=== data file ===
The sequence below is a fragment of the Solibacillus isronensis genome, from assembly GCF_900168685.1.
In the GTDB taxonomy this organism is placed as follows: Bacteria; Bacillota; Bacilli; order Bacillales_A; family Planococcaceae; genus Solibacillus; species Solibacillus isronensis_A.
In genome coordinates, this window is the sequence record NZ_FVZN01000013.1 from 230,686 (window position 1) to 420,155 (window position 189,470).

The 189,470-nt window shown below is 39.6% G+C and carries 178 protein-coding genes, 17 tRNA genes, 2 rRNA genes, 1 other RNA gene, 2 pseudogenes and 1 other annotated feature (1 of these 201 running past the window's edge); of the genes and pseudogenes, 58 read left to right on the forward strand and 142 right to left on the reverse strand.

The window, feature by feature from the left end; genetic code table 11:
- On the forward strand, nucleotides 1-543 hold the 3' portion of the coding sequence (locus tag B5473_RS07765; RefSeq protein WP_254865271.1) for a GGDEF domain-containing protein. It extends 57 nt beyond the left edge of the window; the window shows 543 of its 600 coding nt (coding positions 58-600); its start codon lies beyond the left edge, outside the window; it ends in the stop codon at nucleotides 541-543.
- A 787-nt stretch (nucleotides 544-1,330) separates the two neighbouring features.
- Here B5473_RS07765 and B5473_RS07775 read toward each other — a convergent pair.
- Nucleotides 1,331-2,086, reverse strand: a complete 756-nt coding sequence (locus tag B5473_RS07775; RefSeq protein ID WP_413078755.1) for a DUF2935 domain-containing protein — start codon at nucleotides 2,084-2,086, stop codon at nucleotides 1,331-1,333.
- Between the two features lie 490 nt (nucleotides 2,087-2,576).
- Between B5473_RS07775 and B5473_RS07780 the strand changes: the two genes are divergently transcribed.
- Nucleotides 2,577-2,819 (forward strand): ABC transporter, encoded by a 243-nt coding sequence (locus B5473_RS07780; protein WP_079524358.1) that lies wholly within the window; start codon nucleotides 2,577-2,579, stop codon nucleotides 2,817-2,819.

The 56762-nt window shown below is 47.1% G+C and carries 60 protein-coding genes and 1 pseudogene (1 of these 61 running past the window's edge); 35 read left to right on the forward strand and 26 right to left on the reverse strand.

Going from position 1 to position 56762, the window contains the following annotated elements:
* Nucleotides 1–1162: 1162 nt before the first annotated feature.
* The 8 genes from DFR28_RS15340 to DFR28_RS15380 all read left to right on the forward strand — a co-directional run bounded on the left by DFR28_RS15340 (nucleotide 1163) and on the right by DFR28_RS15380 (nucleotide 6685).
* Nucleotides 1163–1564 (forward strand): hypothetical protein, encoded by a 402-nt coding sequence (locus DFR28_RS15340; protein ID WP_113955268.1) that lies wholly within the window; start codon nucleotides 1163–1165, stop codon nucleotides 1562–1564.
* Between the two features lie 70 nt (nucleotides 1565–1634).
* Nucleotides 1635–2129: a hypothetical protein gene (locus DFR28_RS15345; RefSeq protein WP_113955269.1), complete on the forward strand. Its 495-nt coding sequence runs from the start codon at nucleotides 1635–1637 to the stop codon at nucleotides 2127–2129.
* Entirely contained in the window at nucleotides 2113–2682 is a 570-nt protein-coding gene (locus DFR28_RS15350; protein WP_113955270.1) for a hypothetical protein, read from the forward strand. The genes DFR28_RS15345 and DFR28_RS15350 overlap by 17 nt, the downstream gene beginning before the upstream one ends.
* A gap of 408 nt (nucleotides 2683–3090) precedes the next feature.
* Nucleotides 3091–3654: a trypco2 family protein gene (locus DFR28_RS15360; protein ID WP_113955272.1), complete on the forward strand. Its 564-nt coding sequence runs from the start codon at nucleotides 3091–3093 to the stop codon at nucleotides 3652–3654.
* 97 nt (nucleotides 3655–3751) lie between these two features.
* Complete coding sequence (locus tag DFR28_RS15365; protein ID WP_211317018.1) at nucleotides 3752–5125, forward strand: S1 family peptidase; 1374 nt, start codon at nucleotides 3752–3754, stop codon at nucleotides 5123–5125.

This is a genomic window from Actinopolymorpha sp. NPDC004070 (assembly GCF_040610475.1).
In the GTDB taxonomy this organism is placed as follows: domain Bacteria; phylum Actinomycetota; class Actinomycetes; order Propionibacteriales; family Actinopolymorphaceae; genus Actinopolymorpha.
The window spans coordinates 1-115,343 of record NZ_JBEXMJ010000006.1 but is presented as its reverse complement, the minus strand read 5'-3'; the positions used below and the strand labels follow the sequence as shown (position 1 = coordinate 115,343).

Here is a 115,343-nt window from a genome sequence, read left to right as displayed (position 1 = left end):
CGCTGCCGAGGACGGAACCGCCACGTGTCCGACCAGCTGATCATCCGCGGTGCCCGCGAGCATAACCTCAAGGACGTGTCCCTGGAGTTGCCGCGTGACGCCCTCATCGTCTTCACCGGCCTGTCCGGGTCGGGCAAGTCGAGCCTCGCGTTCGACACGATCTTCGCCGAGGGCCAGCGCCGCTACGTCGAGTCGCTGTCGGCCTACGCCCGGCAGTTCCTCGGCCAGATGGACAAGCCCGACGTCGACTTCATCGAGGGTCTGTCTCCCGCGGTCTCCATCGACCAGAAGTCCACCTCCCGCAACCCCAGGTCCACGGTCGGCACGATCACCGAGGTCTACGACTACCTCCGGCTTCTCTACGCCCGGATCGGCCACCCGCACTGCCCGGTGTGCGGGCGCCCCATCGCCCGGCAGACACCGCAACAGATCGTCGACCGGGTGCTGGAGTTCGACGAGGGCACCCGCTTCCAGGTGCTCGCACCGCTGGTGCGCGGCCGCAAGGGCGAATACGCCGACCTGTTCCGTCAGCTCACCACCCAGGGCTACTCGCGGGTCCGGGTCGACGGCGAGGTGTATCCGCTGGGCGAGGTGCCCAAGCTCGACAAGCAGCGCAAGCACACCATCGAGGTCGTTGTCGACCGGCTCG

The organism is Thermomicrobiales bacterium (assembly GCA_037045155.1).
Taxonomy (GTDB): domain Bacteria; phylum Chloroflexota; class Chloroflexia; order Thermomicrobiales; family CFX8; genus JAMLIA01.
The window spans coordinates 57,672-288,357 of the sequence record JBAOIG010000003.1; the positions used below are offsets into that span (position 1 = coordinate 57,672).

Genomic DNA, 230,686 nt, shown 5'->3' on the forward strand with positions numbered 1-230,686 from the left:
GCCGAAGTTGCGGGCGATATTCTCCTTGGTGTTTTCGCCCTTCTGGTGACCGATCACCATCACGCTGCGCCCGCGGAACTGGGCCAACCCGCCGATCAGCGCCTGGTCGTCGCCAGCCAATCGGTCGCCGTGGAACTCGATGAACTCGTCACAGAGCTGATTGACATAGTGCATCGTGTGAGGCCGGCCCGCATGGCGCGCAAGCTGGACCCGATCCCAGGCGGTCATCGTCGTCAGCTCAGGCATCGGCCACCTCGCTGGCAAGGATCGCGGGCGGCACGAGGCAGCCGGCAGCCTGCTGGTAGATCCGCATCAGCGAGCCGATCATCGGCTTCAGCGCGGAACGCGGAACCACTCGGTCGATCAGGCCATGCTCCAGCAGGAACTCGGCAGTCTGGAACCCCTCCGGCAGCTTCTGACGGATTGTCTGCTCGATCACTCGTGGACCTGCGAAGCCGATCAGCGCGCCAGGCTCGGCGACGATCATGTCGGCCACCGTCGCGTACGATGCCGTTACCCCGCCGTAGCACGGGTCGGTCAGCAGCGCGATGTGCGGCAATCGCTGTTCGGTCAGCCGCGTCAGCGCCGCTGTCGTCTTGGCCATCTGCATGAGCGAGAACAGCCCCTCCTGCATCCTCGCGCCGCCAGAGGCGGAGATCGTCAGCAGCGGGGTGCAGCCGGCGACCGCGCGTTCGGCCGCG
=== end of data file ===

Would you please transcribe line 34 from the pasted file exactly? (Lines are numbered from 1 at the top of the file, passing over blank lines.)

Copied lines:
GCCGAAGTTGCGGGCGATATTCTCCTTGGTGTTTTCGCCCTTCTGGTGACCGATCACCATCACGCTGCGCCCGCGGAACTGGGCCAACCCGCCGATCAGCGCCTGGTCGTCGCCAGCCAATCGGTCGCCGTGGAACTCGATGAACTCGTCACAGAGCTGATTGACATAGTGCATCGTGTGAGGCCGGCCCGCATGGCGCGCAAGCTGGACCCGATCCCAGGCGGTCATCGTCGTCAGCTCAGGCATCGGCCACCTCGCTGGCAAGGATCGCGGGCGGCACGAGGCAGCCGGCAGCCTGCTGGTAGATCCGCATCAGCGAGCCGATCATCGGCTTCAGCGCGGAACGCGGAACCACTCGGTCGATCAGGCCATGCTCCAGCAGGAACTCGGCAGTCTGGAACCCCTCCGGCAGCTTCTGACGGATTGTCTGCTCGATCACTCGTGGACCTGCGAAGCCGATCAGCGCGCCAGGCTCGGCGACGATCATGTCGGCCACCGTCGCGTACGATGCCGTTACCCCGCCGTAGCACGGGTCGGTCAGCAGCGCGATGTGCGGCAATCGCTGTTCGGTCAGCCGCGTCAGCGCCGCTGTCGTCTTGGCCATCTGCATGAGCGAGAACAGCCCCTCCTGCATCCTCGCGCCGCCAGAGGCGGAGATCGTCAGCAGCGGGGTGCAGCCGGCGACCGCGCGTTCGGCCGCG